When it refers to the line or border where something stops, edge can be used in the context of objects or places. An edge may be an intentional boundary or it may simply be the place where something ends. Sometimes, it refers to the farthest possible point you can go before falling off of something—a verge or brink.

  • Real-life example: The edges of an object are its outermost borders or margins. When you write too close to the edge of a piece of paper, you might write on whatever’s next to it, like the surface of the table it’s on. The edge of a road is the point where it stops and something else begins, such as grass or a sidewalk. The edge of a cliff is the last point you can stand on before there is no more cliff and you will fall. This sense of the word can also be used in figurative ways, as in the edge of reality. 
  • Used in a sentence: The pencil rolled over the edge of the desk and fell on the floor.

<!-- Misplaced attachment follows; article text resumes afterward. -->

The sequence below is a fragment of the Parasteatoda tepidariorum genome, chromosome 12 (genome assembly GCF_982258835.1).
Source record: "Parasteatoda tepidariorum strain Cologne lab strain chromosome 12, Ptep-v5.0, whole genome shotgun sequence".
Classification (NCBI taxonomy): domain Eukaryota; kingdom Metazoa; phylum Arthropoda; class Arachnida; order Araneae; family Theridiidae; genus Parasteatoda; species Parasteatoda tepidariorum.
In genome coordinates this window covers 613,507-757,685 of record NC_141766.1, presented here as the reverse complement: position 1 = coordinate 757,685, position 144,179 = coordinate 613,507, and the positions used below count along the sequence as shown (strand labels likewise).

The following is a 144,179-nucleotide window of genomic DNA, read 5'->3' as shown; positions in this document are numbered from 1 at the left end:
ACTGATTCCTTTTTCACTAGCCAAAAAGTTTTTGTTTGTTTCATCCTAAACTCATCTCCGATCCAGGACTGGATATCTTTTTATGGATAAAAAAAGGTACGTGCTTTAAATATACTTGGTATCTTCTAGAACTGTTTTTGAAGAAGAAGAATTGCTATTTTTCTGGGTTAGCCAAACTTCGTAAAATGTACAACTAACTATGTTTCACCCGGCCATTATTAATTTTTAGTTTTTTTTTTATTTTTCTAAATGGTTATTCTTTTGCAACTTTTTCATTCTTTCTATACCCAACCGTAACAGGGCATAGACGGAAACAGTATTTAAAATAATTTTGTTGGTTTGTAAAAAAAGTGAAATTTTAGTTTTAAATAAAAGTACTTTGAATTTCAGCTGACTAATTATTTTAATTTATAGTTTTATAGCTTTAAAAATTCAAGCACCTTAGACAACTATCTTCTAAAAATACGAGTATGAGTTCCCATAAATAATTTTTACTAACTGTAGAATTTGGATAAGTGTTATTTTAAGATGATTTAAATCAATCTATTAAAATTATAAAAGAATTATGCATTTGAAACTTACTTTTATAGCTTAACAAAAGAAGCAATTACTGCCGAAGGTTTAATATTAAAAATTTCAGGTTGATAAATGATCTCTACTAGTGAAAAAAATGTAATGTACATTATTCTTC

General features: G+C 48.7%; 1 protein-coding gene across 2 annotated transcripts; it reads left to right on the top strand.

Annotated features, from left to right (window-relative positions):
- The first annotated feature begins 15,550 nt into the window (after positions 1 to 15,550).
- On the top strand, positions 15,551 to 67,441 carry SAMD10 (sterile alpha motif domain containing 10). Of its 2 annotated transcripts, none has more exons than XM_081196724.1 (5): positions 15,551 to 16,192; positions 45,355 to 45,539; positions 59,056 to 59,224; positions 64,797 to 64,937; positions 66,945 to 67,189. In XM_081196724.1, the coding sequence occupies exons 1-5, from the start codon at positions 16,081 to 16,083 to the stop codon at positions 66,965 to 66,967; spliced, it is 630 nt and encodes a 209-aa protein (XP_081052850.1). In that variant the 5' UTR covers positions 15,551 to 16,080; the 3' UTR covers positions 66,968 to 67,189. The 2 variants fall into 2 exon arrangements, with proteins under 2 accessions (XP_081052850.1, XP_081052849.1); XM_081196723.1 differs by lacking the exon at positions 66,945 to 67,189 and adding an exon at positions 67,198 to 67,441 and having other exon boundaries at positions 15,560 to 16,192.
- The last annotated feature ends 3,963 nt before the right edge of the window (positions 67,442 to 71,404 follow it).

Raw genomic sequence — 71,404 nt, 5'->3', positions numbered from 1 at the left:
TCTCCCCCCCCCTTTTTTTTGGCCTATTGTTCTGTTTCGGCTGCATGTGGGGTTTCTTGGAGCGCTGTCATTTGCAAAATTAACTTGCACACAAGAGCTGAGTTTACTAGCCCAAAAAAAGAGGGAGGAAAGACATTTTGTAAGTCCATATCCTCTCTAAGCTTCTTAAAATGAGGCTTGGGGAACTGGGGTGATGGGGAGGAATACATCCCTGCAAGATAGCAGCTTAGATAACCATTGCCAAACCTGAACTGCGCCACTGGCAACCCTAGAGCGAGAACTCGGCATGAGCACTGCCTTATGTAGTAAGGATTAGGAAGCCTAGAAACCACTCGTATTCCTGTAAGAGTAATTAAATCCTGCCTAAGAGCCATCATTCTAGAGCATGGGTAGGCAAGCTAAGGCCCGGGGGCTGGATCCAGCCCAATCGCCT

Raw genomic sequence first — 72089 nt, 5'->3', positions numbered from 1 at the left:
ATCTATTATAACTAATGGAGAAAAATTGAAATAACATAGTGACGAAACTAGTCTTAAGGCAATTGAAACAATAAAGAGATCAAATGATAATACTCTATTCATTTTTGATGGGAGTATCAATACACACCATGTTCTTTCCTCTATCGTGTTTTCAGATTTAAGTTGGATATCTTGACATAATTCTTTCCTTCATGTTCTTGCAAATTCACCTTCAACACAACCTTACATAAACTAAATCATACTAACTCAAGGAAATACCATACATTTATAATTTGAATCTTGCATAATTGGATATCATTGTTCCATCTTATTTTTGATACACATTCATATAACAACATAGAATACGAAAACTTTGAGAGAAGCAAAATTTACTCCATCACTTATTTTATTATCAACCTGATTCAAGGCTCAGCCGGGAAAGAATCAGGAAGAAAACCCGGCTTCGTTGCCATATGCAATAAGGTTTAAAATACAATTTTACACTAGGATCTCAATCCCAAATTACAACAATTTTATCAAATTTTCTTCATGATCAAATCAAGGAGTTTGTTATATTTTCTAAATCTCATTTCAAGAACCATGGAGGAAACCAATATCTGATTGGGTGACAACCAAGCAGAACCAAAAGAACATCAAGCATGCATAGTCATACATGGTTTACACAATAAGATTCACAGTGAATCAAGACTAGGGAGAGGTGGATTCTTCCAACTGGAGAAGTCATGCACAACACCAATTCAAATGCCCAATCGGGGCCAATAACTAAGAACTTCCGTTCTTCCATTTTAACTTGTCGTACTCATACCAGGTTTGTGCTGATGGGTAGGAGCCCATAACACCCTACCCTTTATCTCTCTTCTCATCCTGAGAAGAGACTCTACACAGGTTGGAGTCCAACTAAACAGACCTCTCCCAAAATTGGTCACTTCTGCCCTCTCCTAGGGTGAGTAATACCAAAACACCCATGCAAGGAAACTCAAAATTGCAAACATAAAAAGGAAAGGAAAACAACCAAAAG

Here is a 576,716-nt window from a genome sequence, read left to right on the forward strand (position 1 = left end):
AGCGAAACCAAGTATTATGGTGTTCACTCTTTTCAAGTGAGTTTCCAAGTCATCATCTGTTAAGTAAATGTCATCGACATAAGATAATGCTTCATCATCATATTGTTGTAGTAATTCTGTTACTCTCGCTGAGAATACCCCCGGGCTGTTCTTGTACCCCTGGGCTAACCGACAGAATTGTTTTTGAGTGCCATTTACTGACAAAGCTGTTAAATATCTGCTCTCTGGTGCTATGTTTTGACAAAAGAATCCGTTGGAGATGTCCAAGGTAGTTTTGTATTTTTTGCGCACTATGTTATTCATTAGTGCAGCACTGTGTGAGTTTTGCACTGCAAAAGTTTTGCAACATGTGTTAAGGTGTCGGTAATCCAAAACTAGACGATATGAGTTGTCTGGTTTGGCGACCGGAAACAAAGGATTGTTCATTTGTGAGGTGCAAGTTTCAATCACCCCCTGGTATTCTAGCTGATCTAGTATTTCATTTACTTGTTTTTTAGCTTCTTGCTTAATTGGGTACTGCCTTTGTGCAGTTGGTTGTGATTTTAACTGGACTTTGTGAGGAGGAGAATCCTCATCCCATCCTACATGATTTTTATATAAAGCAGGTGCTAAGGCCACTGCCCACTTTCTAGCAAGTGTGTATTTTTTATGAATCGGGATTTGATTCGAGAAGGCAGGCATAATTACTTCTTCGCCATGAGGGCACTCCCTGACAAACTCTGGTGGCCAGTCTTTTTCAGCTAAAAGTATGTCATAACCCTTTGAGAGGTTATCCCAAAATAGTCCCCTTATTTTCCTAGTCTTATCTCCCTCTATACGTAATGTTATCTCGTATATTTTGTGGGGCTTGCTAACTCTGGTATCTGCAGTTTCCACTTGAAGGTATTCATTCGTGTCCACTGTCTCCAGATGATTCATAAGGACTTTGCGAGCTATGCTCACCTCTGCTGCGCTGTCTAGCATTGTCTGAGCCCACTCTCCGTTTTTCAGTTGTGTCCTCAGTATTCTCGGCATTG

Edge can also be used as a verb meaning to move slowly or cautiously, such as by moving around the edges of something so as not to touch it or fall.

  • Used in a sentence: The boy edged past his sleeping father to sneak into the kitchen.

Where does edge come from?

The first records of the word edge come from before the year 1000. It comes from the Old English word ecg. This word is related to the German ecke (meaning “corner”) and the Greek akís (“point”). Most of the many meanings of edge relate to an ending point or a side or boundary.

Did you know ... ?

What are some other forms related to edge?

  • edgeless (adjective)
  • edger (noun)

What are some synonyms for edge?

What are some words that share a root or word element with edge

What are some words that often get used in discussing edge?

How is edge used in real life?

Edge is an extremely common word with many meanings, most of which involve sides, margins, or borders.



Try using edge!

Is edge used correctly in the following sentence?

The painters started from the middle and worked their way out to the edges of the floor.

Definitions and idiom definitions from Unabridged, based on the Random House Unabridged Dictionary, © Random House, Inc. 2023

Idioms from The American Heritage® Idioms Dictionary copyright © 2002, 2001, 1995 by Houghton Mifflin Harcourt Publishing Company. Published by Houghton Mifflin Harcourt Publishing Company.




Edgar Athelingedgebone